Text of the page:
If the Qur’an is joining into this debate by saying ‘You say NO ONE will enter Paradise unless he is a Jew or a Christian, and yes you have Gospel verses you can produce saying one must be a Christian to be saved, my point is that Abraham centuries ago (before the Gospels were written) entered heaven, so HAH, one doesn’t need to be a Christian!’, this is both very unclearly stated and also a bad argument. The fact that Abraham entered heaven centuries before Christ doesn’t at all refute the Christian argument that once Christ has come, died a sacrificial death, and the Gospel gone out to the world, that people must accept the Gospel.

      The focus of Q 2:111 is also not about the Christians ignoring something in the OT (that Abraham wasn’t a Christian), but is actively asking them to produce something in support of their position (which they can easily do). It’s as if the Qur’an here isn’t aware that there are exclusivist texts for Christians to point to, otherwise it wouldn’t be phrased like this.

      You may not be convinced, but if you’re right that Q 2:111 is about Abraham, then I find it hard to believe that God is arguing in an unclear and unconvincing manner. If the Qur’an were from Muhammad and he wasn’t expressing himself well here, then yes maybe it’s about Abraham. But I prefer to think the Qur’an makes good arguments than that it makes bad arguments.

      PS: No offence is intended by this, but I have to speak frankly so my objection can actually be understood.

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      • Hi Richard,

        How come Abraham is not a Christian? When he met Jesus. “Your father Abraham rejoiced to see My day, and he saw it and was glad.”
        John 8:56 NKJV

        He sounds like a follower of Christ. A Christian is a follower of Christ.

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      • One more question Richard,

        And do you believe the appearance of God on earth in the Old Testament was Jesus?

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      • Hi Turbo,

        I was conceding for the sake of argument that Abraham was not in any way a Christian. As a Christian I would say that Abraham and all OT believers believed in the revelation that was given to them, which is in harmony with what would later be revealed with the coming of Christ. The exact amount of knowledge they had, and exactly what John 8:56 means, could be debated. Can one call Abraham a Christian because he believed in the foundational promise that through his descendants blessing would come to the world, or even because he during his lifetime had a vision of the coming of Christ? Sure, one could, but it’s not a hill I would die on.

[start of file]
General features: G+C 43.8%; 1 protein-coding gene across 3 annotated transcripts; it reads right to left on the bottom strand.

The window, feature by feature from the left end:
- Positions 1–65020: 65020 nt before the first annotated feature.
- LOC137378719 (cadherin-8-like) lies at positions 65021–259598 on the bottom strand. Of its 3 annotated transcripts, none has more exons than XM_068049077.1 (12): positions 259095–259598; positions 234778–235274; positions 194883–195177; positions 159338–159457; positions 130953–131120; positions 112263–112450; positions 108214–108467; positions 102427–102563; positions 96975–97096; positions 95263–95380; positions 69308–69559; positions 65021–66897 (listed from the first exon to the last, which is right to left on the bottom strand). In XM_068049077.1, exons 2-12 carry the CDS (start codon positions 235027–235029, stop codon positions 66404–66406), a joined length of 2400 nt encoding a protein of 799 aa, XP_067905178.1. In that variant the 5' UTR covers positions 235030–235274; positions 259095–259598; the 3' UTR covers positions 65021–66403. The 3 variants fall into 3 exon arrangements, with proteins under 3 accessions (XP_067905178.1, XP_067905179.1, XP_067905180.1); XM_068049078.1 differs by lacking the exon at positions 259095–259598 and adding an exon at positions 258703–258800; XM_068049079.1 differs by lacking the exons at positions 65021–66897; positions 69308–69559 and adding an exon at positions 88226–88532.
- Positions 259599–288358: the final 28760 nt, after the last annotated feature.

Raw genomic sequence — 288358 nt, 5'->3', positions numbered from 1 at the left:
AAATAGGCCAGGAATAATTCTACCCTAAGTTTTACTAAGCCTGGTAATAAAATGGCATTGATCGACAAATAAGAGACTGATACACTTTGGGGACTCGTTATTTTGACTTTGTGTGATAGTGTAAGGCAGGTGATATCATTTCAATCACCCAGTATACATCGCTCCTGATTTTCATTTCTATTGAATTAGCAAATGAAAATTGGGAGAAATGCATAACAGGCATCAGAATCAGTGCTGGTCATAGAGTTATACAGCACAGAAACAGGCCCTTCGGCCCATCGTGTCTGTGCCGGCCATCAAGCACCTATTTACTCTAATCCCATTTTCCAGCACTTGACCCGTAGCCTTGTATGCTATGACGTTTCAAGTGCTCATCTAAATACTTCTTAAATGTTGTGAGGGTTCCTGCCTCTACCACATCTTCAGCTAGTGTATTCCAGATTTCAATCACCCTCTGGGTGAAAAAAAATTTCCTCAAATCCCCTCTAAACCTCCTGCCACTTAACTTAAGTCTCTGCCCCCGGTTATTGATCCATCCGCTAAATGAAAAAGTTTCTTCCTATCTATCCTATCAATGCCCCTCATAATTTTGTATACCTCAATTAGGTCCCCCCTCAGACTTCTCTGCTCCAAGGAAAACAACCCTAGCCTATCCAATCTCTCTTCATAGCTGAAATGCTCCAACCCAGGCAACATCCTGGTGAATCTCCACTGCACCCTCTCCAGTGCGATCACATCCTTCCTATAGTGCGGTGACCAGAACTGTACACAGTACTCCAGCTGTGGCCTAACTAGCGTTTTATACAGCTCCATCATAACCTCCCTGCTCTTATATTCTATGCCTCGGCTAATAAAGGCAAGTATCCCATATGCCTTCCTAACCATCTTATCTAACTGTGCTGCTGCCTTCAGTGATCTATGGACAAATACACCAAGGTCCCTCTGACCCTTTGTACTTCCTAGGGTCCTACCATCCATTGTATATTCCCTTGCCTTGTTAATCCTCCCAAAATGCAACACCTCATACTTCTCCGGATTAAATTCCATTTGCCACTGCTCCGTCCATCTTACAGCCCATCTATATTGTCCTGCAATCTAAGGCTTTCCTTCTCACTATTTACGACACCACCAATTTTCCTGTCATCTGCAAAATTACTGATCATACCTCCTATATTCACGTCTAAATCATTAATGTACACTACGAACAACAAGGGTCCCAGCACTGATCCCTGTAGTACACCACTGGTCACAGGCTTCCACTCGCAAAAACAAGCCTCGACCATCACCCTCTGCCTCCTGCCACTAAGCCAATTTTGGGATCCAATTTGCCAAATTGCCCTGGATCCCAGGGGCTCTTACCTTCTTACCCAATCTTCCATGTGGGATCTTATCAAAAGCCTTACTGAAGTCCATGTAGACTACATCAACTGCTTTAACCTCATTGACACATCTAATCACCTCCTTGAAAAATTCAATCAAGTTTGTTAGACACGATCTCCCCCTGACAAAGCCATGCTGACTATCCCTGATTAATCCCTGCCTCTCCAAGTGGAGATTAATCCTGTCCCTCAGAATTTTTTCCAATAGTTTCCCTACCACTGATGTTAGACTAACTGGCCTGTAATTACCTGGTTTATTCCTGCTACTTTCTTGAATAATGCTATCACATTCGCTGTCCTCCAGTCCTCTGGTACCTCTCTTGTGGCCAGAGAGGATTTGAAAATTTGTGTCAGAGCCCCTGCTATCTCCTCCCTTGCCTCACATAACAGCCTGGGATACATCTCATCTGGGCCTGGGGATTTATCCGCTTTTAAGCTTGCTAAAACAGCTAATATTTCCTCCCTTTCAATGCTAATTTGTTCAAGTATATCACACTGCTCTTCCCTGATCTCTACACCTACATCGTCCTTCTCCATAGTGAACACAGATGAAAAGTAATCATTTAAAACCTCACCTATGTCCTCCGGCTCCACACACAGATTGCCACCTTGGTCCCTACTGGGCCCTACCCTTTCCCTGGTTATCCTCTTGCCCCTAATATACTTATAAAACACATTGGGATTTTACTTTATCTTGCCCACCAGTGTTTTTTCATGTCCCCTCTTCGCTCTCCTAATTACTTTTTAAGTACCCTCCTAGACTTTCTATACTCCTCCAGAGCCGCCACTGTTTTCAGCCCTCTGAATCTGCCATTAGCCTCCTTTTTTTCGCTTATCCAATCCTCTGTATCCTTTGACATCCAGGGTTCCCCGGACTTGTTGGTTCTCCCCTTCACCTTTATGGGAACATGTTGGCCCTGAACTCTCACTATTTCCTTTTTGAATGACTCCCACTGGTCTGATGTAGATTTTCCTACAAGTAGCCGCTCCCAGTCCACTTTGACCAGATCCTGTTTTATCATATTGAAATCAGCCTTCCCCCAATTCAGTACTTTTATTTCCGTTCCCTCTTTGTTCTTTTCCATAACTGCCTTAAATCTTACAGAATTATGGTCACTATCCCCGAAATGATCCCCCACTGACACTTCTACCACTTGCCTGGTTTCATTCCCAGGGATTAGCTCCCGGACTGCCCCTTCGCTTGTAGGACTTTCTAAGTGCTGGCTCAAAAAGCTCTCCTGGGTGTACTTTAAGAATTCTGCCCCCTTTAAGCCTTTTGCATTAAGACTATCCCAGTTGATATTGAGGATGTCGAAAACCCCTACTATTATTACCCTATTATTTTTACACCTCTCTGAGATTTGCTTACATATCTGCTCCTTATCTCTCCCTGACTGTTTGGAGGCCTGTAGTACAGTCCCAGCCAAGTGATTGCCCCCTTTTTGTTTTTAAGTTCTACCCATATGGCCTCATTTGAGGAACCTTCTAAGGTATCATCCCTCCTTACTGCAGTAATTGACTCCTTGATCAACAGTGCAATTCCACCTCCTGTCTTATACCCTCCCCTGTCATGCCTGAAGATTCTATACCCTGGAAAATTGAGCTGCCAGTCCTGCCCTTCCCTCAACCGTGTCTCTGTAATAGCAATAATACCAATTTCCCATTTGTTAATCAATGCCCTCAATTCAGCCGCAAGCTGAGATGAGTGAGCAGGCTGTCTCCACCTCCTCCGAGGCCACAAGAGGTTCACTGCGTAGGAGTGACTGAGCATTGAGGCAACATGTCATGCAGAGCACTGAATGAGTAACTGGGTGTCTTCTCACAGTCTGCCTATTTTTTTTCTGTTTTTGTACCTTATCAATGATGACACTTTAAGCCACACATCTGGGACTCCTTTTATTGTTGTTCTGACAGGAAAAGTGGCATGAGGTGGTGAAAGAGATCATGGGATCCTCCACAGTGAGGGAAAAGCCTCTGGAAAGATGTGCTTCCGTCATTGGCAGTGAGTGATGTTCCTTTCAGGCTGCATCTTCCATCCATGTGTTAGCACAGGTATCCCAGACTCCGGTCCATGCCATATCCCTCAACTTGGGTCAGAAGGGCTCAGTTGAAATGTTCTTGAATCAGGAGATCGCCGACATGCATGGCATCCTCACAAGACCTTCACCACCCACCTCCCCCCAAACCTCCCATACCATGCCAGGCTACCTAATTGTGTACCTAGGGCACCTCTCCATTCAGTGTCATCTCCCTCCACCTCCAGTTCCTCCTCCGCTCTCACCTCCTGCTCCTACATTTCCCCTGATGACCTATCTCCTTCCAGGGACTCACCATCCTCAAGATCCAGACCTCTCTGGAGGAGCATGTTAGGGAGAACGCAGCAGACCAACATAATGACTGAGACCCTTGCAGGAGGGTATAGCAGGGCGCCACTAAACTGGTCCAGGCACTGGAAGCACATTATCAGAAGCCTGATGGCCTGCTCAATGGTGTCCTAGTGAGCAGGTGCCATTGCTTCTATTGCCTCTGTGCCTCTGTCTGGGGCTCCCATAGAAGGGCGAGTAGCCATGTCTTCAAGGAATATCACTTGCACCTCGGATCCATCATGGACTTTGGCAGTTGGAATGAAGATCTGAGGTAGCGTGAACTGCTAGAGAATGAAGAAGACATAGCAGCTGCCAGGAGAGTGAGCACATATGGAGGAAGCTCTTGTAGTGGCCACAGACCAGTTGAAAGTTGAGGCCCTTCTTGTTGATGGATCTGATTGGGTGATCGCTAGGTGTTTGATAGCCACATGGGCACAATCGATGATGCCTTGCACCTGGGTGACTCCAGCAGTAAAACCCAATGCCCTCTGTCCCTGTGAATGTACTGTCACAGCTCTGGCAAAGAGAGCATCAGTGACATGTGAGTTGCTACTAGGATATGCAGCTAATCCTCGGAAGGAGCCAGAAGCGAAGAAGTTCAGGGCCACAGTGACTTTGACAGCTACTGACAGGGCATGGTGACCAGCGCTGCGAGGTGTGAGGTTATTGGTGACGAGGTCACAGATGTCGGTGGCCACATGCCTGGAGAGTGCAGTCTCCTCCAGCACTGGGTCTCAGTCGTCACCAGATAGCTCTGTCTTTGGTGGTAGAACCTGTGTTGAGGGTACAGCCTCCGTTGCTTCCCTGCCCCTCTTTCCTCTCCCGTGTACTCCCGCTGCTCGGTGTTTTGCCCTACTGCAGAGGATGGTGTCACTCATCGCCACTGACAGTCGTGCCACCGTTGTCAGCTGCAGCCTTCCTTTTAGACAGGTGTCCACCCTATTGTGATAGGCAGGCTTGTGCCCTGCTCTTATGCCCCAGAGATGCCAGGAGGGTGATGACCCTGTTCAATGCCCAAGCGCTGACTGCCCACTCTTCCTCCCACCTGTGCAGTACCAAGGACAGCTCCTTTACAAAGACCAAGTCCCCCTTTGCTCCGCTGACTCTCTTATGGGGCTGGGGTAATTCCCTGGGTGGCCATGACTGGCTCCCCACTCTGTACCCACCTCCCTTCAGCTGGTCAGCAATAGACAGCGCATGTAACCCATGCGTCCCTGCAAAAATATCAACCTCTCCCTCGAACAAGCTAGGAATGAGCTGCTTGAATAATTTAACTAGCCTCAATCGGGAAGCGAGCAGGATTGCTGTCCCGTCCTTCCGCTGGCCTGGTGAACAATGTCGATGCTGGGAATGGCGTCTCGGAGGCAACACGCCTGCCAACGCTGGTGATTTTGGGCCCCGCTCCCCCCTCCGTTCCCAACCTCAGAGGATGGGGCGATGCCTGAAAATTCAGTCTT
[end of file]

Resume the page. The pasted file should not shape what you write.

I do believe that OT appearances of God were indeed Jesus, yes

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      • I do believe that OT appearances of God were indeed Jesus, yes

        😳

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      • Hi there,

        The idea of Jesus as being the Angel of the LORD in the OT is an ancient one, going back at least as far as Justin Martyr in the 2nd century. For an introduction to this topic, Anthony Rogers talks a lot about this –

        Best wishes,

        Richard

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      • 🤦🏽

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  3. Zetter: Given that the context seems to be about Jews and Christians in Muhammad’s time disputing who can enter heaven, it is odd that the Qur’an would challenge them ‘Produce your evidence, if you are telling the truth’. Christians could then point to exclusivist passages in the Gospels, as I’ve mentioned.

    As I said, the challenge is rhetorical as is much of the Quranic polemics on Judaism and Christianity. Even if you skip the example of Abraham, the challenge can be read as follows, ‘Where is your proof that only Jews and Christians go to Paradise? Did a (dead) Jew or Christian communicate with you from Paradise? Otherwise, it’s all wishful thinking.’

    In this vein, can you prove, for example, that Nabeel Qureshi is in Paradise right now?

    Liked by 1 person

    • Rhetoric is fine, and the Qur’an obviously is engaged in rhetoric and polemic. But often when people appeal to ‘rhetoric’ I feel like it’s a way to excuse bad or unclear argumentation. Wouldn’t God’s literal speech use ‘good’ rhetoric, in terms of substance and clarity?

      I can even accept that ‘rhetoric’ might allow God’s speech to exagerrate or mock an opponents point of view to point out how ridiculous it is (e.g. Q 5:75 pointing out that Jesus ate food; not a very logical argument, but emotionally charged to many). But at least in Q 5:75 the point of the rhetoric comes across; what is actually being said is clear, even if the argument is dubious. The thing about Q 2:111 is that it just doesn’t sound like its talking about Abraham, and its challenge to produce proof is bizarre given that Christians can do this. Surely God knows that Christians will reply with puzzlement that they’re just following what the Gospel says? I just don’t think the rhetoric is clear or well-worded if it’s about Abraham.

      I feel your next suggestion doesn’t address the point about the Qur’an explicitly saying ‘Produce your truth’ (similar to Q 3:93). The issue isn’t whether someone has communicated with them from the dead, it’s what their scripture says.

      By logical deduction yes – the NT, inc. the Gospels, say Christians go to heaven. Nabeel was a Christian. So yes he’s in paradise/heaven.

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      • Zetter: Rhetoric is fine, and the Qur’an obviously is engaged in rhetoric and polemic. But often when people appeal to ‘rhetoric’ I feel like it’s a way to excuse bad or unclear argumentation. Wouldn’t God’s literal speech use ‘good’ rhetoric, in terms of substance and clarity?